The Titanic hit an iceberg, or so they say, the night of April 14, 1912, just before midnight.
She sank on April 15. It happened a hundred years ago, today.
The Titanic was built at a time of maritime travel command, when ocean travel provided access to other continents.
This postcard was mailed in 1908. It shows the fascination
with large ocean liners for upper class travel. It also shows
that Peeps travel in the best company.
My interest in the RMS Titanic seriously began when I saw the movie, “The Unsinkable Molly Brown,” in 1964. Molly Brown sailed on the Titanic at the last moment, when she learned her grandson was ill and she decided to cut short her holiday in Europe. She was a friend of the John Jacob Astor’s and she decided to go along back with them as they had already booked passage. When the Titanic sank, Molly Brown was famous for demanding her lifeboat, No. 6, go back to the scene and pick up survivors. John Jacob Astor did not survive.
When I moved to Denver, CO in the late 1970s, one of the first things I did was go and see the Molly Brown house where she lived in the heart of downtown Denver. The house was not in good shape and the future did not look good for this Victorian architectural treat. As it turns out, however, the house was saved and is now the Molly Brown House Museum, open to the public in all of its glory.
You can imagine the fuss at the Molly Brown House with this being the Centennial year of the Titanic’s sinking. There is a Titanic Memorial Cruise in progress, as we speak, and a blogger, Janet Kalstrom is sailing with it, dressed as a Molly Brown persona. You can read her “Chasing Molly” blog, chock full of details and memorabilia, by clicking here.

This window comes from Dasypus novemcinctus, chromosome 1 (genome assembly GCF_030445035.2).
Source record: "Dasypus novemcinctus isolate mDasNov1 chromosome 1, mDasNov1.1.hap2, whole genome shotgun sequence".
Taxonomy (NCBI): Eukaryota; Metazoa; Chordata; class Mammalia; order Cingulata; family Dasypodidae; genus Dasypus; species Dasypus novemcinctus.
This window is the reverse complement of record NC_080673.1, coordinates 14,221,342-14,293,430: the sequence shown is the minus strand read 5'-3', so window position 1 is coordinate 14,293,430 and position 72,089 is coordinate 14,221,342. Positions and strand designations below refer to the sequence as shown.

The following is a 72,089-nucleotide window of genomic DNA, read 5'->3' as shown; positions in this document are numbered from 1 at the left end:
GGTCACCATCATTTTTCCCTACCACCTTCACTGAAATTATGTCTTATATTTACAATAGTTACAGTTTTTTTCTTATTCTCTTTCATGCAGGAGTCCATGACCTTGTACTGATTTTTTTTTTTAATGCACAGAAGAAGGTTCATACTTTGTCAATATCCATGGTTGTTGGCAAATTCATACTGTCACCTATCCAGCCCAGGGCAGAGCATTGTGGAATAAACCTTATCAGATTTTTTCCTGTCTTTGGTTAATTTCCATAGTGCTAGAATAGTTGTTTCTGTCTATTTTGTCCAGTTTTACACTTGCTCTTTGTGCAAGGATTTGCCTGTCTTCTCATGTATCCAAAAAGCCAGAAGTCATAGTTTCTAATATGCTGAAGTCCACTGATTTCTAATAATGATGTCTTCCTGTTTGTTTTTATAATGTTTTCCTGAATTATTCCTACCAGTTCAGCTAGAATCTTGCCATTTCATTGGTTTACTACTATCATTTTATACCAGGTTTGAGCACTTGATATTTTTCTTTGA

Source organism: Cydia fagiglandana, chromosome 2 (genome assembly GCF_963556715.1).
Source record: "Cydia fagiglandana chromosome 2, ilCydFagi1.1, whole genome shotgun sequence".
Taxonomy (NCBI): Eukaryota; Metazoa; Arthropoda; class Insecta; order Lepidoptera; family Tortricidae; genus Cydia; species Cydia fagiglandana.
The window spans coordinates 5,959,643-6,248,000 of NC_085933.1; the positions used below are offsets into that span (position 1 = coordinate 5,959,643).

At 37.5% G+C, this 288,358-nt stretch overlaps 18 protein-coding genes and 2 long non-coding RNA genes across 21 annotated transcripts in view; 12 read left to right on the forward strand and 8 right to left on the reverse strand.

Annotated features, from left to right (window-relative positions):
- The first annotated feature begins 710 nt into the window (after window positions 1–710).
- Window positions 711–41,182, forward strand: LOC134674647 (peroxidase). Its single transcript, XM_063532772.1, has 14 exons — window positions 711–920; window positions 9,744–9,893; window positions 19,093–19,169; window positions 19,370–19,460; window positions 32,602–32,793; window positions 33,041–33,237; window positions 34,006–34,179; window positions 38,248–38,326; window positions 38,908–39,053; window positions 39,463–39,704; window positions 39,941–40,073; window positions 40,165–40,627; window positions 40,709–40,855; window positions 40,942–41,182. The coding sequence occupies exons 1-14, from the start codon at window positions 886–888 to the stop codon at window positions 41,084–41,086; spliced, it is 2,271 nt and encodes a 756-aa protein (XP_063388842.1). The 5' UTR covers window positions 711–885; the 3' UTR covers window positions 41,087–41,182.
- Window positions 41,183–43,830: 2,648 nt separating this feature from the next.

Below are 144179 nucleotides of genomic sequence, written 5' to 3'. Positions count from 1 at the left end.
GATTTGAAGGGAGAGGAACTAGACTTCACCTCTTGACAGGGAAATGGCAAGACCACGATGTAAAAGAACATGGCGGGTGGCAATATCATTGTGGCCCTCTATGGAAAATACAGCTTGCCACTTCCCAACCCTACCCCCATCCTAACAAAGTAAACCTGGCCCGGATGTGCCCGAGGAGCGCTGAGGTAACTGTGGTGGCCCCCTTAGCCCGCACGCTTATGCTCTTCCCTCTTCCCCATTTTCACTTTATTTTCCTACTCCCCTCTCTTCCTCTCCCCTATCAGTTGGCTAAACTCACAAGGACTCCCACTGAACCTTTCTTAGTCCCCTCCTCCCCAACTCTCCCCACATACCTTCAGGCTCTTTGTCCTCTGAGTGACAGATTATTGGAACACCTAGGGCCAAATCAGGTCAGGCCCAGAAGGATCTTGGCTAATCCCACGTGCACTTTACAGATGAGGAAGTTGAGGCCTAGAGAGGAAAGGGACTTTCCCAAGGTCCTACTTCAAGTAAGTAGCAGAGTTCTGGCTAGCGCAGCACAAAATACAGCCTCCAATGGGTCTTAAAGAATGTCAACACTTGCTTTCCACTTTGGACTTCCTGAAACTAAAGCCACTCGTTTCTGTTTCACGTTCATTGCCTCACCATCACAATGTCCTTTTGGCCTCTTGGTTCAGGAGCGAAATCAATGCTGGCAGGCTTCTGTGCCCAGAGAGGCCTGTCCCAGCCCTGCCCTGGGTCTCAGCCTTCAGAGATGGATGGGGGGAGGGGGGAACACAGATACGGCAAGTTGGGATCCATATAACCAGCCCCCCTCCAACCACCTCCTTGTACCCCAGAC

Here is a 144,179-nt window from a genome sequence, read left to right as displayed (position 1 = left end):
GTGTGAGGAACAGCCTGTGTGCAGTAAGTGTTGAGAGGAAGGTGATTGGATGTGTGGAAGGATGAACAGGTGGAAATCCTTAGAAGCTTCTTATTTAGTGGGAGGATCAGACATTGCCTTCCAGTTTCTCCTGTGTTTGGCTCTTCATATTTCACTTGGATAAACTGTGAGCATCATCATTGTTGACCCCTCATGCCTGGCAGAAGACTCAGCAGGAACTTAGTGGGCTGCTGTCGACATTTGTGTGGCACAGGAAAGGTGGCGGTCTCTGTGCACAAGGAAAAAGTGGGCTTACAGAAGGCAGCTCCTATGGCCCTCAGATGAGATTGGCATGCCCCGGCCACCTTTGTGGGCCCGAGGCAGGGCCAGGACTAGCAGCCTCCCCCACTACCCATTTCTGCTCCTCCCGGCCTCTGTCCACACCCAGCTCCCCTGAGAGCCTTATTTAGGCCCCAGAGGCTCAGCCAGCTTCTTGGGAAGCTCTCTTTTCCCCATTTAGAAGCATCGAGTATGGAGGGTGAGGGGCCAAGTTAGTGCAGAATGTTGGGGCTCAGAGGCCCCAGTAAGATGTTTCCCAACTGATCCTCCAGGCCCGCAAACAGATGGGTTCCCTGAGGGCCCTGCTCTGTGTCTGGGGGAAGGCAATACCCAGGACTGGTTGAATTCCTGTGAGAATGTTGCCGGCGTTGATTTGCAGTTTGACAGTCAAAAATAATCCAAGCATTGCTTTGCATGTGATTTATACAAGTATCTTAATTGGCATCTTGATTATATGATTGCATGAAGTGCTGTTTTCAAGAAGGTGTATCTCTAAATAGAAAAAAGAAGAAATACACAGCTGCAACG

It seems that history is not always as it seems.
So, I have been interested in the sinking of the Titanic for many years. Many younger people don’t realize that for the better part of my youth, the location of the ship was totally unknown.
When the technology became available to determine its location in 1985, I was spellbound with interest. Eventually, crews with deep water vessels were able to descend far down enough to take photos and send robots wandering through submerged cabins. To me, it was nothing short of miraculous. The coverage in National Geographic was spectacular and I eagerly followed every advance. Today, if you go to the National Geographic web site, there are many Centennial goodies to share.
It is easy with all of the recent technological advances and then, the big screen movie, “Titanic,” from James Cameron, to take viewing the submerged wreck for granted. But, for years, I daydreamed about the wreck, wondering if it would ever be found. I can’t think of another “WOW” movie moment equal to the transition of the opening scenes when the camera pans down the rail of the underwater wreck and then comes alive into the moment where the ship is loading passengers. I get chills just thinking about it.
Another BlogHer blogger, Sarah of “The Best Stuff”, shares her Centennial thoughts and loved the movie as I did.In fact, there are quite a few Titanic posts if one does a BlogHer search.
Another documentary on the possibilities…
But, as fascinating as all of that is, the really intriguing bits are the back story of feuding economic barons, who at the time, owned the world and control much of it. JP Morgan was the owner of the White Star Line, which owned RMS Titanic and John Jacob Astor, was a competitor.
Titanic’s Ghosts Documentary, thinking of those who died.